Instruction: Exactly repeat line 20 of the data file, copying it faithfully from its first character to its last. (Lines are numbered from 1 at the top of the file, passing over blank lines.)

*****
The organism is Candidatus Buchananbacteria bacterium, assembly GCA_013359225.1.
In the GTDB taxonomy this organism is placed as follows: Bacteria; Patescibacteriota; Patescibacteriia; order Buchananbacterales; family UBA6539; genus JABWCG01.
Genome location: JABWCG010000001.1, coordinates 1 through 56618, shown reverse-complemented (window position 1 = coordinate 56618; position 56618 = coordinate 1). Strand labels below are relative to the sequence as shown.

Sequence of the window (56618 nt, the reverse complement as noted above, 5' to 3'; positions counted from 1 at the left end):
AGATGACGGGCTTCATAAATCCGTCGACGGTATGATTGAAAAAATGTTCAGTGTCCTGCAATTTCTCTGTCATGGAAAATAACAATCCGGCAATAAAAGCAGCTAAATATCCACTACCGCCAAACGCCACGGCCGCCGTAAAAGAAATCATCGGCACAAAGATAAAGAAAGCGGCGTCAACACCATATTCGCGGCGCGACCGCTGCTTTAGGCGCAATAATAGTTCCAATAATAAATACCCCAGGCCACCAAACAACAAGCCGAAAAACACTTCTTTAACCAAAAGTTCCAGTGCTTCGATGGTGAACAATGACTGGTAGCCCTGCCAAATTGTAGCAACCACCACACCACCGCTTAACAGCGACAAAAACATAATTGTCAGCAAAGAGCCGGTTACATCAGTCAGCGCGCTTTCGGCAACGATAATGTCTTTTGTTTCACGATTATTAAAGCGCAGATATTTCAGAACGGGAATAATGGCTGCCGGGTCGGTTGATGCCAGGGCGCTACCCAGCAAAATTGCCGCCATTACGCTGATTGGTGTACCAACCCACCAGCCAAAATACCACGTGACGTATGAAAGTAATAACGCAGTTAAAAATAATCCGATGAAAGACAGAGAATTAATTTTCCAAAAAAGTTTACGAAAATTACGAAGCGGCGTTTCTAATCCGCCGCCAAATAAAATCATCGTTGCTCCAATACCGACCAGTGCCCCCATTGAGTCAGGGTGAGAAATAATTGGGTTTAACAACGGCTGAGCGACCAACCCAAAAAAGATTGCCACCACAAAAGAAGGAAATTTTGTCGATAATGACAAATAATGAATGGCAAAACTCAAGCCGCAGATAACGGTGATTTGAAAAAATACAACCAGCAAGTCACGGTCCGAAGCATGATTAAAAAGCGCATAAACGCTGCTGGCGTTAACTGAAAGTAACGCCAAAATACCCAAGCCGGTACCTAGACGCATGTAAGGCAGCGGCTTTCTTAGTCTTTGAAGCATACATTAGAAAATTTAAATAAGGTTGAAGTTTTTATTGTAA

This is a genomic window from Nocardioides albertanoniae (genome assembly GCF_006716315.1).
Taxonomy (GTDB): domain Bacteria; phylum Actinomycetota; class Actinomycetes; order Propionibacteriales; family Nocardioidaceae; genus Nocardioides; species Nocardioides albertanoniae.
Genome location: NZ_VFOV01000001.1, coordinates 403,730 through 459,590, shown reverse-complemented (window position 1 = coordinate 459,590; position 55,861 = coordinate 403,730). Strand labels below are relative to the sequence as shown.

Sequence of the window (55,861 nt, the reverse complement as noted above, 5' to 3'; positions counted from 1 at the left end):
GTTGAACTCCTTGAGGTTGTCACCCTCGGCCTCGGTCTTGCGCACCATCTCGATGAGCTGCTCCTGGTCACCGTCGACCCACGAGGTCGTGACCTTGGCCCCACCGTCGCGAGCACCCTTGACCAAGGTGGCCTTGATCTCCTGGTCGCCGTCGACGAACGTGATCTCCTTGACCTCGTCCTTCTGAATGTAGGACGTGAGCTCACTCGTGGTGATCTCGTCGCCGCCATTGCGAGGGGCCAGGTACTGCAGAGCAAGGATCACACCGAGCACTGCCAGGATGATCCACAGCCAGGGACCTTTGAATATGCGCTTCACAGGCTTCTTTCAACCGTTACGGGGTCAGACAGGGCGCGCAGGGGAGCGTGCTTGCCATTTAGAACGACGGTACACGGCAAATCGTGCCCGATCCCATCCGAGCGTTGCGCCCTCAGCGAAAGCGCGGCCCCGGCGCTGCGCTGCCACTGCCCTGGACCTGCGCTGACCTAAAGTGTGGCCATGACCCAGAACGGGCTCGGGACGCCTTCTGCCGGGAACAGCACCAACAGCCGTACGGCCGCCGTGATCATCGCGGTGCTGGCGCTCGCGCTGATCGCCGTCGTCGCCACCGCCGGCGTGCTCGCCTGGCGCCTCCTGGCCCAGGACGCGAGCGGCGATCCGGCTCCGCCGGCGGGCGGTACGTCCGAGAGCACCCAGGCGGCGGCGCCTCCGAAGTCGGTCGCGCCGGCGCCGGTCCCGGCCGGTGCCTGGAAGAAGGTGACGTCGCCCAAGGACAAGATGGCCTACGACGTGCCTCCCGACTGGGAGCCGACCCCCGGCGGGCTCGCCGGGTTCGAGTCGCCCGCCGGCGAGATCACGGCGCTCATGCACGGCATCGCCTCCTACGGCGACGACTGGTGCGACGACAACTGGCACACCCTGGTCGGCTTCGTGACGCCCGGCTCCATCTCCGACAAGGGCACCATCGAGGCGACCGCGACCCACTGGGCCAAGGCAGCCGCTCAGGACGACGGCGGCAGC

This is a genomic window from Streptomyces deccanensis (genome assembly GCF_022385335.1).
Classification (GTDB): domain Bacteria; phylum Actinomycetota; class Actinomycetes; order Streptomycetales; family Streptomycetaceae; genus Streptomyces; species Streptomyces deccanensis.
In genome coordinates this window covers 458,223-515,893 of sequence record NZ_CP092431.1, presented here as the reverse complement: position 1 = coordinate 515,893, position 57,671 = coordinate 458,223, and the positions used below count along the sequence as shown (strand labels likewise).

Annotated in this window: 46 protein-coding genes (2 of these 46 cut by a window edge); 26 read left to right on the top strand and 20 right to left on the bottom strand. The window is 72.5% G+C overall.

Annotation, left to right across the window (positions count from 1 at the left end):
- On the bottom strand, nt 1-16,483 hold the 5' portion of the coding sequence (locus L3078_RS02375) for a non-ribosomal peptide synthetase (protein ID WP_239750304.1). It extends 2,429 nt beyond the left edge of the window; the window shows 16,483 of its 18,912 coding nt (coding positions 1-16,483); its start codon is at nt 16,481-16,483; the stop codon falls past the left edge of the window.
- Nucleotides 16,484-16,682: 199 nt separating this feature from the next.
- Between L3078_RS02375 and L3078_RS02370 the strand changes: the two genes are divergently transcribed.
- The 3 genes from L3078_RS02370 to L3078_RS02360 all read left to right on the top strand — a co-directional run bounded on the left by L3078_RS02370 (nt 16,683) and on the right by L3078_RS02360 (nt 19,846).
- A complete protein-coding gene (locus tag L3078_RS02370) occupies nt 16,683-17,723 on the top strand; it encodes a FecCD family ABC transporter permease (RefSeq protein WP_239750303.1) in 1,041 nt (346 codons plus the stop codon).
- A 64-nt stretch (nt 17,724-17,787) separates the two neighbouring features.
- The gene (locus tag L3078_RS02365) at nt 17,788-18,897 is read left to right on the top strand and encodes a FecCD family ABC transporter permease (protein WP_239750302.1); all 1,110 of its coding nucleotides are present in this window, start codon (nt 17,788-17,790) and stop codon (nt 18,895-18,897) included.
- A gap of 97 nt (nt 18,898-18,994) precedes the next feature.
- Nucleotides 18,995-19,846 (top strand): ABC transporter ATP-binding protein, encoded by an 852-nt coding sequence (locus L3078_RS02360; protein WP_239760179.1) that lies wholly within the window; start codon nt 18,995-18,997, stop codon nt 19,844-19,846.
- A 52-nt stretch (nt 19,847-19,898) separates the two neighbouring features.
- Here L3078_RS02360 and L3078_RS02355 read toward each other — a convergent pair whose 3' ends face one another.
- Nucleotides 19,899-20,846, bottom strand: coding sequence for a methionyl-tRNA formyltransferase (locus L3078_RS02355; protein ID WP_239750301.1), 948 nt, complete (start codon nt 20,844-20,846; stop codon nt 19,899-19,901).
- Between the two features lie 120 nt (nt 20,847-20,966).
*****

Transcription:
- A complete protein-coding gene (locus tag L3078_RS02370) occupies nt 16,683-17,723 on the top strand; it encodes a FecCD family ABC transporter permease (RefSeq protein WP_239750303.1) in 1,041 nt (346 codons plus the stop codon).